Drink More in This EconomyAre people simply drinking their way through the uncertain economy? My recent weekend trip to a wine and spirits superstore would lead you to believe they are. As I walked through the mammoth building which was packed wall to wall with people on a Saturday afternoon, I thought to myself – who says spending is down and people are hurting financially? Well, if they are, they certainly aren’t cutting back on the booze.

I love traveling to Total Wine in Delaware when I need to purchase a varied selection of wine or need to restock the liquor cabinet. While it might take us months and months (at last count around 18 months) to work our way through what we buy because we don’t drink that much or often, you cannot beat the prices and lack of sales tax on the finer bottles. Not to mention the selection gets the oenophile in me all riled up. Where else can you find an entire mega-aisle dedicated to one varietal and one wine region? Perhaps it is my attitude jaded by a lifetime held hostage with PA state controlled wine selections, but I find the place nirvana like.

What blew me away on this visit is that with all the nonstop media and person to person complaining about having no money, the economy tanking, and all that same old depressing fare, the place was packed with reams of people pushing carts filled to the brim with bottles. I mean big carts with lots of bottles and cases. I would love to know what the average per customer purchase is in that place.


Apparently my wondering was not an anomaly. Crossroads for Women cites some great statistics in “Drinking during a slow economy”:

Despite lagging sales in other categories, alcohol sales seem to be up in many areas of the country. Connecticut reports that the taxes it collects on sales of alcoholic beverages are up 4.7% for the fiscal year that ended in June. Pennsylvania also reported that sales of wine and liquor are up 4.7% for the 11 months ending in May, to $1.63 billion.

Says Danny Brager of The Nielsen Company, “A lot of consumers would still consider alcoholic beverages as an affordable indulgence.” According to Nielsen, more than 80% of people said they were spending the same amount on alcohol they were a year ago or more.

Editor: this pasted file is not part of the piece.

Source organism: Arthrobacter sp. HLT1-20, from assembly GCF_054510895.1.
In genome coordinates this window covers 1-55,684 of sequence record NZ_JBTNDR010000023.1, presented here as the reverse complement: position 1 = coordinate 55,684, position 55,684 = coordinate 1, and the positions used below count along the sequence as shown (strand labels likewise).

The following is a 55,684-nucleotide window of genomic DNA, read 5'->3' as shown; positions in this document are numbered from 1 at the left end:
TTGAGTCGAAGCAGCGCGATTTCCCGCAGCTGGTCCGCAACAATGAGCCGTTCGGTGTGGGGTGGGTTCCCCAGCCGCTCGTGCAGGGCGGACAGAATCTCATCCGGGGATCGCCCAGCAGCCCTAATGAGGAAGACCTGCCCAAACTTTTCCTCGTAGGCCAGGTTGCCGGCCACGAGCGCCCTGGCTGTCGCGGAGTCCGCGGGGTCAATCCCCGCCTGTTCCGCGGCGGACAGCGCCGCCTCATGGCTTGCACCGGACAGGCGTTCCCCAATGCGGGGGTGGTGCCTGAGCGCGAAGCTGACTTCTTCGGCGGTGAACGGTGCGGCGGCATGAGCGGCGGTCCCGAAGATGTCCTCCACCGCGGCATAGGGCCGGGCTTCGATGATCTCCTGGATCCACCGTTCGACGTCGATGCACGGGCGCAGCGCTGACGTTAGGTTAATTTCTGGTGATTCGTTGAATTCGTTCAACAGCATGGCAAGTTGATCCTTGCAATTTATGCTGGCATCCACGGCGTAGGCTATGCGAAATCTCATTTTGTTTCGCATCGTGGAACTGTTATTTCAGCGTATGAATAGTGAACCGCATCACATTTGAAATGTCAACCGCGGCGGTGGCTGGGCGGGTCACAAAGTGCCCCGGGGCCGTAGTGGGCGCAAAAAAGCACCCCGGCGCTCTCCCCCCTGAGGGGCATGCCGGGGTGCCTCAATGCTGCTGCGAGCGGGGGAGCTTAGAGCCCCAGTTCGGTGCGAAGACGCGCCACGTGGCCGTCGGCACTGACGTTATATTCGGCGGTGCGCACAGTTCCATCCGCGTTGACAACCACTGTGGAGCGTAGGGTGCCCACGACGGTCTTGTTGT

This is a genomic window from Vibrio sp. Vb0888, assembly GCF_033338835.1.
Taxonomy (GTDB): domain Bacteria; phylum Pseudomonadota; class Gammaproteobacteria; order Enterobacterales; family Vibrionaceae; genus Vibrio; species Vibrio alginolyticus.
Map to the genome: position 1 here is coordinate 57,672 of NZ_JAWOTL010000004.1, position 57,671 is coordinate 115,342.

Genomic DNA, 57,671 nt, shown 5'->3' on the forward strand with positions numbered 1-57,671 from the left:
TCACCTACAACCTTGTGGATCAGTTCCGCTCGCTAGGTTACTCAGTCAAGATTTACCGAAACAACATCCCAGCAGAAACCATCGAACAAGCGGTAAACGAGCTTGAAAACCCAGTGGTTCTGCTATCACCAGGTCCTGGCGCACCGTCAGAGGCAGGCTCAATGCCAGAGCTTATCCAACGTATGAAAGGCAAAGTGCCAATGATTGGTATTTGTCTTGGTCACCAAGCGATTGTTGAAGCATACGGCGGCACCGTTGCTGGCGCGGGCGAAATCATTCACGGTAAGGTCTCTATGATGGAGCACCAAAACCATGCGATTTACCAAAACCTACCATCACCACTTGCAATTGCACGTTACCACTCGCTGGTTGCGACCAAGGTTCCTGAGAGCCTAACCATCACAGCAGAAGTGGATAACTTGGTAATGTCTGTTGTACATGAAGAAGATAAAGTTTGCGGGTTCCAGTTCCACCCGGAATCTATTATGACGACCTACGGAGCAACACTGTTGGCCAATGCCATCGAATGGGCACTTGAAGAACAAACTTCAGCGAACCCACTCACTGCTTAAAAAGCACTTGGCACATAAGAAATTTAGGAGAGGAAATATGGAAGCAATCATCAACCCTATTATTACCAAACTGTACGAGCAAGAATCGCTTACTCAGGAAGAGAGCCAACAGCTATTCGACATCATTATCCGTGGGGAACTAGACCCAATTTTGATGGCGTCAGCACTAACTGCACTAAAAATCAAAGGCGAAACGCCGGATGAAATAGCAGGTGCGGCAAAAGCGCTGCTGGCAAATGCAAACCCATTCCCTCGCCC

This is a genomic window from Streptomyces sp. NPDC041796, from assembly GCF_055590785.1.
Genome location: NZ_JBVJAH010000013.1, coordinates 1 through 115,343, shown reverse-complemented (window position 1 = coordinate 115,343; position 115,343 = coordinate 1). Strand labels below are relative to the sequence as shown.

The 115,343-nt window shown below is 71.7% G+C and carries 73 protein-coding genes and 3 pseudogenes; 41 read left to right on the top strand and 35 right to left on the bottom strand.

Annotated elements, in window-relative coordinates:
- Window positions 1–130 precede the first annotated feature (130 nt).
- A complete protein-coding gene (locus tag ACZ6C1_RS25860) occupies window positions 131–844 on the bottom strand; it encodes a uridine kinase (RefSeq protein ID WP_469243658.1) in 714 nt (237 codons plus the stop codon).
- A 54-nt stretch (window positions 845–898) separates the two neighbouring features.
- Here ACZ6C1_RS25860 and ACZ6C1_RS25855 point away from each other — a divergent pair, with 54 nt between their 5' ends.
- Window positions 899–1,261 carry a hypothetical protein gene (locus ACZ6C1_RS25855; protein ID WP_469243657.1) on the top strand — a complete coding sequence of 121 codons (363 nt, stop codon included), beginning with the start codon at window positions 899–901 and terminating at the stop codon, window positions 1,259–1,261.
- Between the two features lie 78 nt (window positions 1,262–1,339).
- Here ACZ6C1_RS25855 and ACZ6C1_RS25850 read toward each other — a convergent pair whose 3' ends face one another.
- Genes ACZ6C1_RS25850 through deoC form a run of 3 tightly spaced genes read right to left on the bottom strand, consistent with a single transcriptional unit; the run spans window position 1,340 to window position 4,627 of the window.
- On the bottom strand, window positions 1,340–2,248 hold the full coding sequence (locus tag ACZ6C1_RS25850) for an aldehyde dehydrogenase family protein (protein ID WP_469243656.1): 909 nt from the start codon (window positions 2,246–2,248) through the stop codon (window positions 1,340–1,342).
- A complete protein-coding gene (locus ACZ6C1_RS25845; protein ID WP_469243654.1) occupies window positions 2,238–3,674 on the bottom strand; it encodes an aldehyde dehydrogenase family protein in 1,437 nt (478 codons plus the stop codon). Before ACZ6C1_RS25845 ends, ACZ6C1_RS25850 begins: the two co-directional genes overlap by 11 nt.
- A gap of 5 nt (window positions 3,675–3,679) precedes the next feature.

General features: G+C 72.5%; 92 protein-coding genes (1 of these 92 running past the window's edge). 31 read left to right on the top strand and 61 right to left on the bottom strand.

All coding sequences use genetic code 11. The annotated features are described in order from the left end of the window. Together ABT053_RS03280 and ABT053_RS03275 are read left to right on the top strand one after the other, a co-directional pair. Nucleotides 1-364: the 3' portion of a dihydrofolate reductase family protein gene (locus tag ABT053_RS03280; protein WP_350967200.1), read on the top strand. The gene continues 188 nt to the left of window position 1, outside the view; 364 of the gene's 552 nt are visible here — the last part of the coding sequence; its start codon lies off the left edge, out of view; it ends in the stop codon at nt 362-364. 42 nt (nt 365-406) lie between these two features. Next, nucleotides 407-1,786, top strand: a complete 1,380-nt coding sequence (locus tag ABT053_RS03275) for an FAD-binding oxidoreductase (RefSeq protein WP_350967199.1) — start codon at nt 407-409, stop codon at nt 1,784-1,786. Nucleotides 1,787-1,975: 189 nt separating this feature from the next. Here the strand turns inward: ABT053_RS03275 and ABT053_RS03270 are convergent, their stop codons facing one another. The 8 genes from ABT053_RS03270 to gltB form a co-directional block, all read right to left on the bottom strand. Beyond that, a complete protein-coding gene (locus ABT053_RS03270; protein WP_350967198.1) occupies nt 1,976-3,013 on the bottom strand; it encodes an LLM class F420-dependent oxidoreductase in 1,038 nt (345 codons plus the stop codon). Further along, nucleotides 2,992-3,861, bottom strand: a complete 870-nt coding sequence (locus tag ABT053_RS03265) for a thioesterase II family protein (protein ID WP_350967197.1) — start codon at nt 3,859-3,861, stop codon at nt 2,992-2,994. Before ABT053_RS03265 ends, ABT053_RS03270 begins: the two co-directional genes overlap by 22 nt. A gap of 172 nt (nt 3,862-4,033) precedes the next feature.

I get the indulgence factor rationale, but I have to believe there is also an increase in drowning one’s sorrows in a bad economy going on as well. LSJ Blogs point out in “Where do you buy your wine?”:

There’s good news for the wine industry: Tough times can lead some consumers to drown their sorrows.

That was the general conclusion Tuesday when the world’s biggest wine maker by volume, Constellation Brands Inc. of Fairport, N.Y., reported a 50% increase in fiscal first-quarter net income.

“People drink when the economy is good, and they drink more when the economy is not so good,” said Mike Martin, a vice president at Constellation, a producer and marketer of wine, imported beer and spirits.

Some of the folks in the store with me were either having mega parties for the Labor Day Holiday or planning Katrina size drowning of their sorrows.

Let’s say you’re more like me. I am passionate about wine – every aspect of it. For 15+ years my partner and I have enjoyed touring wineries and educating ourselves on everything from tasting to viticulture. Should the economy put a crimp in our wine selections? Surely I can’t go hog-wild with off the wall purchases, but does that mean I have to trade in my “mature” palette for Two Buck Chuck? Not according to Deb Harnkess at Serious Eats who has something to say about “Drinking Good Wines During Rough Economic Times” and her three golden rules:

Tightening your belt and cutting back on your wine budget during economic hard times doesn’t have to be a curse or an unpleasant chore-it can be a blessing and an adventure. There are three golden rules for drinking good wine regardless of the economy: don’t get sucked into the lemming-like hysteria surrounding wines awarded 90 points or more by big wine magazines; think twice before you buy wine from pricey appellations with big reputations; and look for grapes less traveled.

To me that is a great frugal tip for ANY economy. One where you don’t have to sacrifice taste OR break the bank.

Perhaps wine and spirits is simply a recession proof industry. No matter how you slice it, though, it seems that folks are not willing to go frugal even in this economy when it comes to their alcoholic drinks.



Paula Gregorowicz, owner of The Paula G. Company, works with women who are ready to create their lives and businesses in a way that fits who they are rather than how they were told they “should”. Get the free 12 part eCourse “How to Be Comfortable in Your Own Skin” http://www.coaching4lesbians.com and start taking charge of your own success.